Of course, Q strongly implies a single-source spontaneous generation of life on Earth when in "All Good Things" he takes Picard to watch nothing happen in the primordial goo thanks to the temporal disruption. But everyone knows you can't believe everything Q says.
posted by mwhybark at 9:15 AM on March 26, 2014


Transwarp beaming is a disaster waiting to happen, in-universe. Consider its effects on warfare. Imagine: you beam photon torpedo warheads into another solar system onto a habitable planet, space station or into a star. All you need are accurate scanners and BOOM. Mass annihilation.

I remember reading a science fiction short story several years ago where the invention of teleportation on Earth leads to the collapse of civilization after people start beaming nukes at each other. The protagonists of the story I think end up living in a cave. I wish I could remember more about it.
posted by Ray Walston, Luck Dragon at 9:54 AM on March 26, 2014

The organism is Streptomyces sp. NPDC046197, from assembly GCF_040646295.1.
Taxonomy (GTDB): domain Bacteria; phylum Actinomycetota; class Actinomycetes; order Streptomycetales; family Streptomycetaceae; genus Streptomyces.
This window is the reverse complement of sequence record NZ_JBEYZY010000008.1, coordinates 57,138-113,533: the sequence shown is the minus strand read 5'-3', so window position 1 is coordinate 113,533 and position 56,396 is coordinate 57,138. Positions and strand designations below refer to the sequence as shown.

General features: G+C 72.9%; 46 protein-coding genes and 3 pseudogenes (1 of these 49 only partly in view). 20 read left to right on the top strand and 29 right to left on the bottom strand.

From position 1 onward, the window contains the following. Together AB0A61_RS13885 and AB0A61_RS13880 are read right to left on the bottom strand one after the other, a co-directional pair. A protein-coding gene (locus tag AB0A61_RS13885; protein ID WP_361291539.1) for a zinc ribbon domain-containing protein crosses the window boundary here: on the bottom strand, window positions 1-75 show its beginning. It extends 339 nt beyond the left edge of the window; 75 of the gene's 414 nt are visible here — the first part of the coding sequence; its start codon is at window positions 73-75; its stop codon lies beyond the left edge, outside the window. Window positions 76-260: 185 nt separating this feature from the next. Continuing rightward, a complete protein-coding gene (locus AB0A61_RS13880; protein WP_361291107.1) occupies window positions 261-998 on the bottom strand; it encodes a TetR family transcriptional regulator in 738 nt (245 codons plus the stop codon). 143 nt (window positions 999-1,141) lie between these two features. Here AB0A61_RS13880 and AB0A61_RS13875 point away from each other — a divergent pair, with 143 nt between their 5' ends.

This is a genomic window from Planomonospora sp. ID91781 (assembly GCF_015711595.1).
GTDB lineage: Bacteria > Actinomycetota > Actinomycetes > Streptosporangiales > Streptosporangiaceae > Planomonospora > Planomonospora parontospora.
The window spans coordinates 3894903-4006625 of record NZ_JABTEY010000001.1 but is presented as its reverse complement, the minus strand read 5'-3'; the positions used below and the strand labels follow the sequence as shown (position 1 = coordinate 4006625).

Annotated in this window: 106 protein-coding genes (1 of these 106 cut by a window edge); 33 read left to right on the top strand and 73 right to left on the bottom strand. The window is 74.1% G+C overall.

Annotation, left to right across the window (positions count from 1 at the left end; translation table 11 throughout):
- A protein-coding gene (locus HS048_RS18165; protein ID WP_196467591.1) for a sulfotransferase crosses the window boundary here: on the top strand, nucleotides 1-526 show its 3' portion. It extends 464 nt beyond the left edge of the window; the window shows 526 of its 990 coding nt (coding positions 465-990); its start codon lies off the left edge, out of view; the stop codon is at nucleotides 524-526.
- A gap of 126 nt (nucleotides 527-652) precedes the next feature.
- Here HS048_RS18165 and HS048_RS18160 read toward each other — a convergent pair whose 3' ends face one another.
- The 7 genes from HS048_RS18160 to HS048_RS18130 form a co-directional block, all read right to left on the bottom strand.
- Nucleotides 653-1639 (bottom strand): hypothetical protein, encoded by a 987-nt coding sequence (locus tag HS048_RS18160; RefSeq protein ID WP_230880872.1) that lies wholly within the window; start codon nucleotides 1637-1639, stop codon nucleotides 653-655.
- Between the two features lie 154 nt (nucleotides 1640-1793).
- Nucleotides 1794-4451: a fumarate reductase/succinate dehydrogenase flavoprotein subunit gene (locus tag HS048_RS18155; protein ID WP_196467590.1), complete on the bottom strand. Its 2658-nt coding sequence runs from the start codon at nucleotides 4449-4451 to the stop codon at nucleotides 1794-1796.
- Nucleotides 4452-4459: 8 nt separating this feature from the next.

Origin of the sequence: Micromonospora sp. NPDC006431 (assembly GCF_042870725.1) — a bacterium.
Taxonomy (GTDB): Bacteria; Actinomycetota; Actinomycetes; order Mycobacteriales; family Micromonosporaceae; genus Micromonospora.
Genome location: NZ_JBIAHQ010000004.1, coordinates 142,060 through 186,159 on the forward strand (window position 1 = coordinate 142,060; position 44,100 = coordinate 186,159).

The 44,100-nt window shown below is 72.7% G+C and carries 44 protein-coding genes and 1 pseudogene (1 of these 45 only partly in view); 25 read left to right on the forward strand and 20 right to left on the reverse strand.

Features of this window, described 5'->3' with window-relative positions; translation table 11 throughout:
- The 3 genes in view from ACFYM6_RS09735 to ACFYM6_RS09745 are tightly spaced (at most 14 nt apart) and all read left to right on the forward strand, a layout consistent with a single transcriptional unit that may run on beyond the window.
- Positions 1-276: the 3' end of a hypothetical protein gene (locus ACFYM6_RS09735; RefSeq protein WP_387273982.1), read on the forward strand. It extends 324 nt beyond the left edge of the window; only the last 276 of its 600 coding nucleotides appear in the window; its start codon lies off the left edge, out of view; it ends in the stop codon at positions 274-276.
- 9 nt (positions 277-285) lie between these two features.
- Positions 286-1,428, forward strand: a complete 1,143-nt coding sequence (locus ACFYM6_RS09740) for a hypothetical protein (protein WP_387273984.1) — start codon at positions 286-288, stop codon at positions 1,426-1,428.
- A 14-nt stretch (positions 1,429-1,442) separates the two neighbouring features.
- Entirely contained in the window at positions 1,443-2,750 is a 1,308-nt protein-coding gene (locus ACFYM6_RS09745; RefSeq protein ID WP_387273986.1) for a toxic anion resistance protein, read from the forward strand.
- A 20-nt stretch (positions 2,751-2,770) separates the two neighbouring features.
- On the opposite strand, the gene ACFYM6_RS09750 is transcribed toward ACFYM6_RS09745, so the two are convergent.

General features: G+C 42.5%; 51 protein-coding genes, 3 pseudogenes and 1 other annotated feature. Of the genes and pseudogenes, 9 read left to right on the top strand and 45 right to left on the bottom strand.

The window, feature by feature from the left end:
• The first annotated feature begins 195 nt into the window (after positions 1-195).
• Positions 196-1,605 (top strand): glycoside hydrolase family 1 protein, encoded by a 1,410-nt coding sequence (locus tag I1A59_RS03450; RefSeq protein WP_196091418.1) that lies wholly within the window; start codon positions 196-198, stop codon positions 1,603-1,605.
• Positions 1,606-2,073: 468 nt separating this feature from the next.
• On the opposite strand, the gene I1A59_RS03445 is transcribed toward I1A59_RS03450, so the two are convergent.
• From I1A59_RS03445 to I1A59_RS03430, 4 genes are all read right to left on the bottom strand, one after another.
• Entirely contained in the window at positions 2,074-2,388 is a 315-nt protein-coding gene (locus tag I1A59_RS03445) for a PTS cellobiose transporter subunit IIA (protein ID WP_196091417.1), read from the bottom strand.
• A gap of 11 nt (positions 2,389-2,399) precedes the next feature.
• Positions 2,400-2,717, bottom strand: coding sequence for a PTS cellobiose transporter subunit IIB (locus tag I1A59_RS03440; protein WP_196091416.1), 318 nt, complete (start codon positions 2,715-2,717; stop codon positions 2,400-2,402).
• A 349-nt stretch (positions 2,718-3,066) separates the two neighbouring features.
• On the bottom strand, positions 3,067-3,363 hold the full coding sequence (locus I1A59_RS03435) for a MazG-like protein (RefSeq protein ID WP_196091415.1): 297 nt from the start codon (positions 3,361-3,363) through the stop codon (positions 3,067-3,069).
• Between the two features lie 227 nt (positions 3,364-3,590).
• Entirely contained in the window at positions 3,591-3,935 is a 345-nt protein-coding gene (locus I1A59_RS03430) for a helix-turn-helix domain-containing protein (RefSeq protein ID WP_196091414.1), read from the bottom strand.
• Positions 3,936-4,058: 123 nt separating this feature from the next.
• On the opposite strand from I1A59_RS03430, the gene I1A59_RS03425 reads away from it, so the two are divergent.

Last night I watched the "Through A Mirror, Darkly" Enterprise 2-parter (mentioned upthread), and man was it ever confusing. I watched half of the first season of Enterprise when it was first on, and was considering giving it a go, but after the 2-parter, I am not sure. For a start, the titles seemed to be a glorification of war through the ages. It was supposed to be at the start of the federation but there is an emperor and and empire? Should I give it a go or is it best forgotten?
posted by marienbad at 11:32 AM on March 26, 2014


It's set in the Mirror Universe, which you may remember from TOS as the "evil Spock with goatee" universe. More info here.
posted by Chrysostom at 11:34 AM on March 26, 2014